This case management summary report emphasises the need of a well-coordinated and child-centred approach to child protection, which places a strong emphasis on collaboration between child protective services, the family, and other relevant authorities, to ensure the safety, wellbeing, and holistic development of the children involved.

Intake

During the intake phase, the Department for Child protection (DCP) need to follow the steps outlined in the Manuel of Practice. (DCP, 2023) There are 3 main steps that a Department for Child Protection worker needs to follow which are: “gather information, review past child protection history and record the information and advise the call centre.” When a DCP worker is gathering information, they need to ensure it is detailed and include information about the young person, their family, issues of concern and the involvement of services. For the purpose of this essay, the DCP social worker has identified primary services including domestic violence, hospital and a primary school. A social worker from each service was invited to attend a meeting and discuss the intake further.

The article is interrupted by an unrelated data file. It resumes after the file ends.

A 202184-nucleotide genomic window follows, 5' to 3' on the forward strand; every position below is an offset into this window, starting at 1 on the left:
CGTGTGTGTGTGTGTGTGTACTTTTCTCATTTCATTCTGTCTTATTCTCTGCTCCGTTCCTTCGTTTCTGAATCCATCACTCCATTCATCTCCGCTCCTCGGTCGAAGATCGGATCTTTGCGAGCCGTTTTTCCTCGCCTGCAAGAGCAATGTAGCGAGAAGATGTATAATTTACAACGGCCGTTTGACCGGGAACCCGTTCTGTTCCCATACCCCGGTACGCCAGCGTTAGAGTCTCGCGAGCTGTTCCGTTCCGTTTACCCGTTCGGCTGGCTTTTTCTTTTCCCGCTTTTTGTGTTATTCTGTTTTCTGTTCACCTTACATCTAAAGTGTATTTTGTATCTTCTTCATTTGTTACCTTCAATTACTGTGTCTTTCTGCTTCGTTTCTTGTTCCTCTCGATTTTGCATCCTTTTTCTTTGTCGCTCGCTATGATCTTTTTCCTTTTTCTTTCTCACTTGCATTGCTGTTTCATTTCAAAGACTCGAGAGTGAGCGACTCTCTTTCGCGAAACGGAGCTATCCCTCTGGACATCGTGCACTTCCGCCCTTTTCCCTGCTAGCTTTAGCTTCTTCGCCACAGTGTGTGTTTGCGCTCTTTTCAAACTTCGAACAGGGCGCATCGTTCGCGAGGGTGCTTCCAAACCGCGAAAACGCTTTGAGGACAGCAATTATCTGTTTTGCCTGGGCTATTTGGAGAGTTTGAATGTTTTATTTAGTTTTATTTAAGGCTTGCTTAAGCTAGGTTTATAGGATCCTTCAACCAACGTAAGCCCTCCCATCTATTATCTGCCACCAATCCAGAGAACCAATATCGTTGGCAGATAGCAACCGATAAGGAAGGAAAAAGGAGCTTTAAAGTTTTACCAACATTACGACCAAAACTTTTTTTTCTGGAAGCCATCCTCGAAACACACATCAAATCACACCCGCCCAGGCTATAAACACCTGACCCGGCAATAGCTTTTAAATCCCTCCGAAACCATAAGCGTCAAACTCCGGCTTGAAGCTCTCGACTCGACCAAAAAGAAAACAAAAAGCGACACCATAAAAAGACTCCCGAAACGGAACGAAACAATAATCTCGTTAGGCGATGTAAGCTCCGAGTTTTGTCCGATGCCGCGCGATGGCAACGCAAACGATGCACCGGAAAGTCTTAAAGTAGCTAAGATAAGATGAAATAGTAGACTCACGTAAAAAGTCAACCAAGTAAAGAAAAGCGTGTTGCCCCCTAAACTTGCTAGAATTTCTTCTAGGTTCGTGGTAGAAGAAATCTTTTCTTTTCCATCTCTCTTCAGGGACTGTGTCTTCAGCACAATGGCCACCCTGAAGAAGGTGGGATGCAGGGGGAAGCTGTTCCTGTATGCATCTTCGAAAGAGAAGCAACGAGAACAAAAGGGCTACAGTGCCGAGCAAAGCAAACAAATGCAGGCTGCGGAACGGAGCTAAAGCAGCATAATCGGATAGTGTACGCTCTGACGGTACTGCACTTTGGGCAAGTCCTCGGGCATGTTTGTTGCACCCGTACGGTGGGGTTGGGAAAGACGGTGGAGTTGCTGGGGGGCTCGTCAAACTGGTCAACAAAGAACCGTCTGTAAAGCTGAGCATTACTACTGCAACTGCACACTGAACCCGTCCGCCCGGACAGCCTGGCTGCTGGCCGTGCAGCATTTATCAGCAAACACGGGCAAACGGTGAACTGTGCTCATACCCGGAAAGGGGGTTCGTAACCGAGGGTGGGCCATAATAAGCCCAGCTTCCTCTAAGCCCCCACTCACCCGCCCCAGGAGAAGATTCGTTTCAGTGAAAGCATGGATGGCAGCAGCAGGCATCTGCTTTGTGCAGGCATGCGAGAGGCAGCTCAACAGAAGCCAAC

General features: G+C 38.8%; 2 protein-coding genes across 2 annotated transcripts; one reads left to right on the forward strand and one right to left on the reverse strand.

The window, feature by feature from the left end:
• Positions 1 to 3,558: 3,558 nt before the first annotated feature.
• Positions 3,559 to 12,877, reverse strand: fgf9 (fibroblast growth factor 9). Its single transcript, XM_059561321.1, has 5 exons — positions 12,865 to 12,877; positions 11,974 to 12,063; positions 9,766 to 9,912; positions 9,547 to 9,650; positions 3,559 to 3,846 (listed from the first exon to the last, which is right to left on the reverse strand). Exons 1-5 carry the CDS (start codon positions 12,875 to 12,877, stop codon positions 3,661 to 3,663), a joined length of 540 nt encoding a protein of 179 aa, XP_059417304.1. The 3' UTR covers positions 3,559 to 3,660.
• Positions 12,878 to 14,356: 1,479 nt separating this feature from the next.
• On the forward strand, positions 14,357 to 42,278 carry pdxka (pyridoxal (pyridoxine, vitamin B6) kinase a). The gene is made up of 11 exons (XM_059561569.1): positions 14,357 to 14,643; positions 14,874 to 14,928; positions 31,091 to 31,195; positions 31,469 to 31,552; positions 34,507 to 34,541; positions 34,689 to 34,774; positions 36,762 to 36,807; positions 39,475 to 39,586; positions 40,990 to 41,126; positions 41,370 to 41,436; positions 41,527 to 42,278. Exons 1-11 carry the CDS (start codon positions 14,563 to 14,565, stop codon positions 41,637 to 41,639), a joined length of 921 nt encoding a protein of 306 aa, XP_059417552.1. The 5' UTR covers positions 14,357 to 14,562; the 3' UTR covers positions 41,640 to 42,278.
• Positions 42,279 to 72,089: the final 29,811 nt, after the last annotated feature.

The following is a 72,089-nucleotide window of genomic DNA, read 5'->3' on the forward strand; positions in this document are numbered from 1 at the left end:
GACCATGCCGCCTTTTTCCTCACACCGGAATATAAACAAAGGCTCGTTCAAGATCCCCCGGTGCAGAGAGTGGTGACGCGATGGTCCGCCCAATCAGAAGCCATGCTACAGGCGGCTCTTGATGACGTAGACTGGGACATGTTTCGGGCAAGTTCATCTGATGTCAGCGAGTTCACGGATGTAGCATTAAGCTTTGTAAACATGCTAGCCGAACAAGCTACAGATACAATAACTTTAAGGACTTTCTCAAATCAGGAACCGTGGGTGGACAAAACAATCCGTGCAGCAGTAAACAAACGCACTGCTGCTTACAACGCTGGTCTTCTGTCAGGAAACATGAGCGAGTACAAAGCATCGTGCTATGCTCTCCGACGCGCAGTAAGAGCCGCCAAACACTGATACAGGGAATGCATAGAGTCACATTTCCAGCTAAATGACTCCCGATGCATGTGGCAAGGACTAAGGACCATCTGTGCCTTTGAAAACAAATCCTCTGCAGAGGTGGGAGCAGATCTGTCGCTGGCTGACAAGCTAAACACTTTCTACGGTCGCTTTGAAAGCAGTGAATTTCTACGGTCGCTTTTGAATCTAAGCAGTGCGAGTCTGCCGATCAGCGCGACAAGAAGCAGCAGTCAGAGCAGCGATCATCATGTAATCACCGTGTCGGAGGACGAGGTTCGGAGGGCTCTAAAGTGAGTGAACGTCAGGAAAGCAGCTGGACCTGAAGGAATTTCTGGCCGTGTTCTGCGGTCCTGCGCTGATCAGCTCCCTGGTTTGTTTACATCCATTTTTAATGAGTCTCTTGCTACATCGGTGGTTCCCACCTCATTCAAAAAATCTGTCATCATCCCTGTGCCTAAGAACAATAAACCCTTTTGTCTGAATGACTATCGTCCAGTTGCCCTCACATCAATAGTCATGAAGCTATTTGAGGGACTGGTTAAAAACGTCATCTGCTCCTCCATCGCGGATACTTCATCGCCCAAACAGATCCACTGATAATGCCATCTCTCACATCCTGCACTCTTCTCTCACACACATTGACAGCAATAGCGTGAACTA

The meeting was held in a meeting room at the Department for Child protection office to ensure confidentiality of the discussion. The main risk that was discussed was the injuries and possible neglect that Alida was sustaining and why she was identified as the only target. Other risks identified were the vulnerability of the children due to their young age, one of the children having a disability and excessive alcohol consumption.

One of the biggest considerations about the violence that was discussed was the cultural background of the mother being Chinese-Australian. In Chinese culture it is very common for parents to use harsh discipline on their children. (Xing, X Et. al, 2017) while this is not acceptable in Australia, it needs to be addressed through educating the parents and possibly involving cultural services.